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Eagles mourn the passing of Guy Morriss

Guy Morriss In Memoriam 090722

Jackie Morriss didn't meet her husband, Guy, until after his Eagles career was over. But she's heard tons of stories from his days in Philadelphia.

An ironman at the center position who missed only one game in 11 seasons with the Eagles from 1973-83, Guy Morriss remained close with his Eagles brethren throughout the rest of his life. Earlier this summer, former Head Coach Dick Vermeil was present for Morriss' induction into the Kentucky Pro Football Hall of Fame. Last year, Morriss made the trek to Canton for Harold Carmichael's Hall of Fame ceremony.

"I just can't believe the heart and the love they had for each other," Jackie said. "That team was so special."

That team lost one of its own this week as Guy Morriss passed away peacefully at the age of 71 on Monday evening, surrounded by his loving family on his farm near Perryville, Kentucky. He is survived by Jackie, his wife of 35 years; his children including Colleen Patterson, Kerry Clark, Savannah Morriss, Austin Leigh Blacklock; and five grandchildren.

"I'm going to miss the stories because they all had them," Jackie said. "I've never seen so much emotion out of guys in my entire life."

Morriss was a second-round pick of the Eagles out of TCU in 1973 and quickly ascended to the top of the depth chart where he would remain for over a decade. Morriss was the anchor for the 1980 NFC Championship Team and to this day only four offensive linemen in franchise history have played in more regular-season games than him.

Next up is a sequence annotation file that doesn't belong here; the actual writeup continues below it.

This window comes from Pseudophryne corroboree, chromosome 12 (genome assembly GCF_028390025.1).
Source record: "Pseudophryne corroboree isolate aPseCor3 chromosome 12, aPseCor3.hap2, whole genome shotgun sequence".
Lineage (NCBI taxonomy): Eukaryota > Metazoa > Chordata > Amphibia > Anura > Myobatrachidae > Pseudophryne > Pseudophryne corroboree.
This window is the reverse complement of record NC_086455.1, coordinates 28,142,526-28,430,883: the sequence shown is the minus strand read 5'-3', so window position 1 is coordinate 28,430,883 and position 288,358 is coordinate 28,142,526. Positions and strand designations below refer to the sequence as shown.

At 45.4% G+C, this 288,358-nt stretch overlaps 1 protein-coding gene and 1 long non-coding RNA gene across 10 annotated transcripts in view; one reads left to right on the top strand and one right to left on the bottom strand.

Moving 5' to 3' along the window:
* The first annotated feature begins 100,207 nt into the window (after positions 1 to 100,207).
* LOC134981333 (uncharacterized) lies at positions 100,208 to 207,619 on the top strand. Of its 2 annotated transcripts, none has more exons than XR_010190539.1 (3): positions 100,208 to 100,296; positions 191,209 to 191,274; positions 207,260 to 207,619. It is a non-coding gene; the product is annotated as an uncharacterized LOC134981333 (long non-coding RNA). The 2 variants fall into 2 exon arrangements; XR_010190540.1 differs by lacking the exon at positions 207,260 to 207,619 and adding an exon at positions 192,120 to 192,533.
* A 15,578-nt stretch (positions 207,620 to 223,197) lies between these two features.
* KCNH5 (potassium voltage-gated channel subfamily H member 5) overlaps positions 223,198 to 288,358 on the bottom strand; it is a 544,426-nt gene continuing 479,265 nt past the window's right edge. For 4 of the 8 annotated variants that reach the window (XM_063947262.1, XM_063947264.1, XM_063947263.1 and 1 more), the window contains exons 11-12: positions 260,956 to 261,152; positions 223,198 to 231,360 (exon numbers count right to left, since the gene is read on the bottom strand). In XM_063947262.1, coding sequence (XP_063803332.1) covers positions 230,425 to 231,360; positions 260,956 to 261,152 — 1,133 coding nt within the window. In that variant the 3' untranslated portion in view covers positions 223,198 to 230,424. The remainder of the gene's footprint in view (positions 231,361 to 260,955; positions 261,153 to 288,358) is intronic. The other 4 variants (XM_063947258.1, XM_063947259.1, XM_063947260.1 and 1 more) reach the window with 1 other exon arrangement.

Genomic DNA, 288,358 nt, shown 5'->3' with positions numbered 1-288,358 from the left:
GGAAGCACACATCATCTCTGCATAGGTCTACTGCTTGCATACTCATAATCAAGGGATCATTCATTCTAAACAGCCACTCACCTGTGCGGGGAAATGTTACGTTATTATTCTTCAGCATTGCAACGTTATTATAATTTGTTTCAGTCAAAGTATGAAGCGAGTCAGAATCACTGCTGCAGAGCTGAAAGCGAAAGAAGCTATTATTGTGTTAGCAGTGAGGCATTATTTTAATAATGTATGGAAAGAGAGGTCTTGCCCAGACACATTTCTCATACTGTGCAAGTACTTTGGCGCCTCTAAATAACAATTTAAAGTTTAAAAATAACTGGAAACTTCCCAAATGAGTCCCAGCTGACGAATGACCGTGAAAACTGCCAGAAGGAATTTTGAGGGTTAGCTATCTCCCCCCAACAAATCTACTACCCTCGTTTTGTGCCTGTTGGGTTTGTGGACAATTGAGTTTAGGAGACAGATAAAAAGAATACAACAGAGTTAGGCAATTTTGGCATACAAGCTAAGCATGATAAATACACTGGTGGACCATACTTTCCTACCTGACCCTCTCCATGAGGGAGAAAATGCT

"If you spent a lot of time in the training room, the coaches are looking at somebody else in your spot. I was the kind of guy that enjoyed practicing and I loved to play the games. I didn't want to give somebody else the opportunity to take my job just because I was laying on a training table in the trainers' room," said Morriss, who remained in tip-top all year round well before it was the standard in the NFL.

"I had the knee strains and sprains and stretched ligaments and partially torn ligaments and all that kind of stuff, just like everybody does. I played one year where my shoulders were just tore up. At the end of the year, I had surgeries on both shoulders at the same time. But it's just like I said, if I wasn't on the field, somebody else was in my spot and the coaches may decide they like him a little bit better than they did ole Guy Morriss. I just wasn't going to let that happen."

Dick Vermeil and Guy Morriss together earlier this summer.
Dick Vermeil and Guy Morriss together earlier this summer.

Following his tenure with the Eagles, Morriss played four more seasons in New England with the Patriots which is when he met his wife. Football remained an integral part of Morriss' life as he transitioned into coaching.

Vermeil referred to Morriss as one of the "dirty dozen" – the 12 players who helped take the Eagles from a perennial struggling team to the Super Bowl "because of their character, their work commitment, their unselfishness, and their caring about the program."

The Pro Football Hall of Fame head coach was not surprised to see Morriss stay involved with the game.

"He cared about the game and everything about it. I have no doubt that he will have any problem transferring those feelings to those who play for him or work with him," Vermeil said.

Morriss coached football for nearly 30 years at the high school, college, and professional ranks. He was an offensive line coach for the Patriots and Cardinals, and the head coach for two college programs – Kentucky and Baylor. He retired after coaching the offensive line at Lexington (Kentucky) Christian Academy in 2015. Jackie has been overwhelmed by the memories and outpouring of support from former players in the past few days.

"He loved being a coach because he could teach more than football," Jackie said. "He was just a good person. He affected a lot of people."

Additional reporting and background info were provided by Jim Gehman.

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